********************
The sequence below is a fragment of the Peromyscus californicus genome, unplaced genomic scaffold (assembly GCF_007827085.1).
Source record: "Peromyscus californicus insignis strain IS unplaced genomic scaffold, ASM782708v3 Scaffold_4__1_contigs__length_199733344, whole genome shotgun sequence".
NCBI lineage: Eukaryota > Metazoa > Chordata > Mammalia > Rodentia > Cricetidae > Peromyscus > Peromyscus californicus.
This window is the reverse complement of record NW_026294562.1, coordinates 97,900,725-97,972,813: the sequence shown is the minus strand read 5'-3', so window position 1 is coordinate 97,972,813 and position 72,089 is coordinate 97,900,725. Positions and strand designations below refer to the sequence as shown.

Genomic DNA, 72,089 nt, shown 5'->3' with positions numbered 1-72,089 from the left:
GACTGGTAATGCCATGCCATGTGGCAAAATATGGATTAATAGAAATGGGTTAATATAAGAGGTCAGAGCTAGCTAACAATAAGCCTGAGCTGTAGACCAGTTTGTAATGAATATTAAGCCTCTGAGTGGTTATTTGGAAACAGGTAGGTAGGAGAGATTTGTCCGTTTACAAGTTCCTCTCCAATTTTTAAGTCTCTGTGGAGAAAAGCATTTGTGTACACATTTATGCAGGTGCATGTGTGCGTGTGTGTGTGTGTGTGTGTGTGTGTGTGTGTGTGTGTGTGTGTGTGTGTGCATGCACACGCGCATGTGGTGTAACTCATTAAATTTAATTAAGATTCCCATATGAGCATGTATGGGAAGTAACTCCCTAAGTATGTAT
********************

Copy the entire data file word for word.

The sequence below is a fragment of the Peromyscus californicus genome, unplaced genomic scaffold (assembly GCF_007827085.1).
Source record: "Peromyscus californicus insignis strain IS unplaced genomic scaffold, ASM782708v3 Scaffold_4__1_contigs__length_199733344, whole genome shotgun sequence".
NCBI lineage: Eukaryota > Metazoa > Chordata > Mammalia > Rodentia > Cricetidae > Peromyscus > Peromyscus californicus.
This window is the reverse complement of record NW_026294562.1, coordinates 97,900,725-97,972,813: the sequence shown is the minus strand read 5'-3', so window position 1 is coordinate 97,972,813 and position 72,089 is coordinate 97,900,725. Positions and strand designations below refer to the sequence as shown.

Genomic DNA, 72,089 nt, shown 5'->3' with positions numbered 1-72,089 from the left:
GACTGGTAATGCCATGCCATGTGGCAAAATATGGATTAATAGAAATGGGTTAATATAAGAGGTCAGAGCTAGCTAACAATAAGCCTGAGCTGTAGACCAGTTTGTAATGAATATTAAGCCTCTGAGTGGTTATTTGGAAACAGGTAGGTAGGAGAGATTTGTCCGTTTACAAGTTCCTCTCCAATTTTTAAGTCTCTGTGGAGAAAAGCATTTGTGTACACATTTATGCAGGTGCATGTGTGCGTGTGTGTGTGTGTGTGTGTGTGTGTGTGTGTGTGTGTGTGTGTGTGTGTGCATGCACACGCGCATGTGGTGTAACTCATTAAATTTAATTAAGATTCCCATATGAGCATGTATGGGAAGTAACTCCCTAAGTATGTAT